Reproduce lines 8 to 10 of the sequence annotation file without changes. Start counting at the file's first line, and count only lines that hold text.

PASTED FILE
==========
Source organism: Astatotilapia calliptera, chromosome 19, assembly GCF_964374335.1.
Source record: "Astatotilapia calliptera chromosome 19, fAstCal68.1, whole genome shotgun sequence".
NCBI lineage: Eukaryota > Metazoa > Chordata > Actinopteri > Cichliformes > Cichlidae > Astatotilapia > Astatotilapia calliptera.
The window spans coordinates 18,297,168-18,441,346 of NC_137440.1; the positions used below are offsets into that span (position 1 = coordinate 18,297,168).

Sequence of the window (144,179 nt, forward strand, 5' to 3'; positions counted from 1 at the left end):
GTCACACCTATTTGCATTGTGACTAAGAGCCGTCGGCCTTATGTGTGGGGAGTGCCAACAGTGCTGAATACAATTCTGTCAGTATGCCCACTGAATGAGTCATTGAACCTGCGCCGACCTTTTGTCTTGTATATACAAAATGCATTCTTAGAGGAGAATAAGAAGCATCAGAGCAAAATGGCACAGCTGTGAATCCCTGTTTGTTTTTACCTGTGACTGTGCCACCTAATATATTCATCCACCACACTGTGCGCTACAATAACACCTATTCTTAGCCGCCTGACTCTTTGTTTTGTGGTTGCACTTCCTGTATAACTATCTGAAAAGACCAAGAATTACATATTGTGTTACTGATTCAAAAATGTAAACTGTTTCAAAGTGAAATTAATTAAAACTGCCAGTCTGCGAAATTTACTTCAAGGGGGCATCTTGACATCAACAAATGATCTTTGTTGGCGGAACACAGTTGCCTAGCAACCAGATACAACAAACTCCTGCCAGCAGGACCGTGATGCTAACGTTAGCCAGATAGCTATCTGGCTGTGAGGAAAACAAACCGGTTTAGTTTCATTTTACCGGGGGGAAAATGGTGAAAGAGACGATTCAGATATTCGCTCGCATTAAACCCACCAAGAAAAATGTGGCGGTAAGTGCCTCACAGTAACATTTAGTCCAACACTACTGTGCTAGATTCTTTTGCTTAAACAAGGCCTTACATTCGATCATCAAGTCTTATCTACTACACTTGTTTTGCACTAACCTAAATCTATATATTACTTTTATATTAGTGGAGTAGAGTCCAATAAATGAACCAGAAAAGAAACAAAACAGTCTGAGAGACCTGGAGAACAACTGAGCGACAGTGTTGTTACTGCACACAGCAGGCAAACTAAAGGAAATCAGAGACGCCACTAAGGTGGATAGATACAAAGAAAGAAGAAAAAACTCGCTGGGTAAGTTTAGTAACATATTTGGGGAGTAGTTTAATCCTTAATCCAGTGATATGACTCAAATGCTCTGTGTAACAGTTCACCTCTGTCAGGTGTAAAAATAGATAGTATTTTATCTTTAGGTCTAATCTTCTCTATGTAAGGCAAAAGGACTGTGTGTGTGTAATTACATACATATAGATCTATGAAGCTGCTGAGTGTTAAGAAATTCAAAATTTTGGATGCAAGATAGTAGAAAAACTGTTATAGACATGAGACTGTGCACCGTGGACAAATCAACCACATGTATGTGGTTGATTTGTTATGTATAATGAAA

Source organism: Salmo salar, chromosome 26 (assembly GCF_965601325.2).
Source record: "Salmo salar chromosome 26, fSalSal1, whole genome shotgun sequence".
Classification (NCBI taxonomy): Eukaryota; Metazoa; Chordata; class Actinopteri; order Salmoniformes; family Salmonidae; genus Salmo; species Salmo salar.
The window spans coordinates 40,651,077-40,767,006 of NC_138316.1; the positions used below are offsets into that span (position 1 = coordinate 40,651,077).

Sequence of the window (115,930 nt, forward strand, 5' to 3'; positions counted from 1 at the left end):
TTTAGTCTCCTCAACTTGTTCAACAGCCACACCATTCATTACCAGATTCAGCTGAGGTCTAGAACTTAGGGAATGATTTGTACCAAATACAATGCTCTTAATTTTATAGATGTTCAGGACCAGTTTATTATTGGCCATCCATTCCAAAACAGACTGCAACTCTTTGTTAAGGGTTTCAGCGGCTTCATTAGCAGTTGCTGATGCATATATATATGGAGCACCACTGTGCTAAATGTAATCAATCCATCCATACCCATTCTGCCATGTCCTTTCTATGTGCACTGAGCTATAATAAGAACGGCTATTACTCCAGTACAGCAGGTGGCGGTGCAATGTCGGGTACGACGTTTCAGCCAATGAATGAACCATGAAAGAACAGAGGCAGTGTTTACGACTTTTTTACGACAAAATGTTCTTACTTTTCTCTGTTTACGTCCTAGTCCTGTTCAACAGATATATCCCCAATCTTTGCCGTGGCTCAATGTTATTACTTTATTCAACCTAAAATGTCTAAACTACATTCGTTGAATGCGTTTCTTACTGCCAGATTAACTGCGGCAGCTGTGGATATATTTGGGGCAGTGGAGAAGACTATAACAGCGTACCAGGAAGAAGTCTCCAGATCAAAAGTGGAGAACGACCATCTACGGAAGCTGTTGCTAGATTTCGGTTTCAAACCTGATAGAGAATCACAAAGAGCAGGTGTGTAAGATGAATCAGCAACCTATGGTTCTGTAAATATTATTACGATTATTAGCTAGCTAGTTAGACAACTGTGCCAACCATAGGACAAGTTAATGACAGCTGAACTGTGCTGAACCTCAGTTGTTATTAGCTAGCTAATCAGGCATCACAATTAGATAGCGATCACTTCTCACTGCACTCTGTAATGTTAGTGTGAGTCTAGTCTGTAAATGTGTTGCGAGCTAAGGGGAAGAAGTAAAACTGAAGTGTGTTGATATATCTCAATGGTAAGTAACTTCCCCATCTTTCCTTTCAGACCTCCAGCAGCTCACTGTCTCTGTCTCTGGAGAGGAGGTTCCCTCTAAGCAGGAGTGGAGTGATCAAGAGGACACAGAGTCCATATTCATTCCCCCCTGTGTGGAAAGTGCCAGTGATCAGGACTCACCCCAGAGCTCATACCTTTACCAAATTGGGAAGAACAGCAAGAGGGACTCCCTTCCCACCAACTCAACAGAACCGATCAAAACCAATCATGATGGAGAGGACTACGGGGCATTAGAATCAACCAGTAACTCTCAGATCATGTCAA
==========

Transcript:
Source record: "Salmo salar chromosome 26, fSalSal1, whole genome shotgun sequence".
Classification (NCBI taxonomy): Eukaryota; Metazoa; Chordata; class Actinopteri; order Salmoniformes; family Salmonidae; genus Salmo; species Salmo salar.
The window spans coordinates 40,651,077-40,767,006 of NC_138316.1; the positions used below are offsets into that span (position 1 = coordinate 40,651,077).